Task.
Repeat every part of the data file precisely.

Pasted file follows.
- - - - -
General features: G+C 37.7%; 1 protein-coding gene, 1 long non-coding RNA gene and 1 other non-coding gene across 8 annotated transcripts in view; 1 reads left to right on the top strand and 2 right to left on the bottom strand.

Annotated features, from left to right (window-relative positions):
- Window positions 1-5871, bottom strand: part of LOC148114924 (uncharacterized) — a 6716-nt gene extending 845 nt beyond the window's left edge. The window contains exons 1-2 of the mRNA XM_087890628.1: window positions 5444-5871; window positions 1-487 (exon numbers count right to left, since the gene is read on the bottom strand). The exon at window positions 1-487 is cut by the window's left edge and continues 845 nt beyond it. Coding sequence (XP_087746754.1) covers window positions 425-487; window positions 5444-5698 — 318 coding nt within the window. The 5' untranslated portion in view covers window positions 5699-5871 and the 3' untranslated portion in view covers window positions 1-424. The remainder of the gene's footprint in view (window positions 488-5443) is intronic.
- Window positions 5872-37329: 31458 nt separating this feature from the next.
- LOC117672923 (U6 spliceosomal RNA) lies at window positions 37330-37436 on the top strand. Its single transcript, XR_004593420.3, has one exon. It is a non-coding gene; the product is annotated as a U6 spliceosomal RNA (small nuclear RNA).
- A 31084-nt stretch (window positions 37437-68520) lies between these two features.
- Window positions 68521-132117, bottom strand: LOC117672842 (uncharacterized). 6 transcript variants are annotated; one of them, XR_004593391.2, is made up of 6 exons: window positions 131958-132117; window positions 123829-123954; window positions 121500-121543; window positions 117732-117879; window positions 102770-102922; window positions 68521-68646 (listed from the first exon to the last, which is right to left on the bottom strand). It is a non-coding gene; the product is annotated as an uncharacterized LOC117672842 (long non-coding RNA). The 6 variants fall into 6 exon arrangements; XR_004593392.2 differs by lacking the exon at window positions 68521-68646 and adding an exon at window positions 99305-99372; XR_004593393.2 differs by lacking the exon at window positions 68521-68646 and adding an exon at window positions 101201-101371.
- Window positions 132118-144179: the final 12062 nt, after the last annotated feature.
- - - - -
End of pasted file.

General features: G+C 37.7%; 1 protein-coding gene, 1 long non-coding RNA gene and 1 other non-coding gene across 8 annotated transcripts in view; 1 reads left to right on the top strand and 2 right to left on the bottom strand.

Annotated features, from left to right (window-relative positions):
- Window positions 1-5871, bottom strand: part of LOC148114924 (uncharacterized) — a 6716-nt gene extending 845 nt beyond the window's left edge. The window contains exons 1-2 of the mRNA XM_087890628.1: window positions 5444-5871; window positions 1-487 (exon numbers count right to left, since the gene is read on the bottom strand). The exon at window positions 1-487 is cut by the window's left edge and continues 845 nt beyond it. Coding sequence (XP_087746754.1) covers window positions 425-487; window positions 5444-5698 — 318 coding nt within the window. The 5' untranslated portion in view covers window positions 5699-5871 and the 3' untranslated portion in view covers window positions 1-424. The remainder of the gene's footprint in view (window positions 488-5443) is intronic.
- Window positions 5872-37329: 31458 nt separating this feature from the next.
- LOC117672923 (U6 spliceosomal RNA) lies at window positions 37330-37436 on the top strand. Its single transcript, XR_004593420.3, has one exon. It is a non-coding gene; the product is annotated as a U6 spliceosomal RNA (small nuclear RNA).
- A 31084-nt stretch (window positions 37437-68520) lies between these two features.
- Window positions 68521-132117, bottom strand: LOC117672842 (uncharacterized). 6 transcript variants are annotated; one of them, XR_004593391.2, is made up of 6 exons: window positions 131958-132117; window positions 123829-123954; window positions 121500-121543; window positions 117732-117879; window positions 102770-102922; window positions 68521-68646 (listed from the first exon to the last, which is right to left on the bottom strand). It is a non-coding gene; the product is annotated as an uncharacterized LOC117672842 (long non-coding RNA). The 6 variants fall into 6 exon arrangements; XR_004593392.2 differs by lacking the exon at window positions 68521-68646 and adding an exon at window positions 99305-99372; XR_004593393.2 differs by lacking the exon at window positions 68521-68646 and adding an exon at window positions 101201-101371.
- Window positions 132118-144179: the final 12062 nt, after the last annotated feature.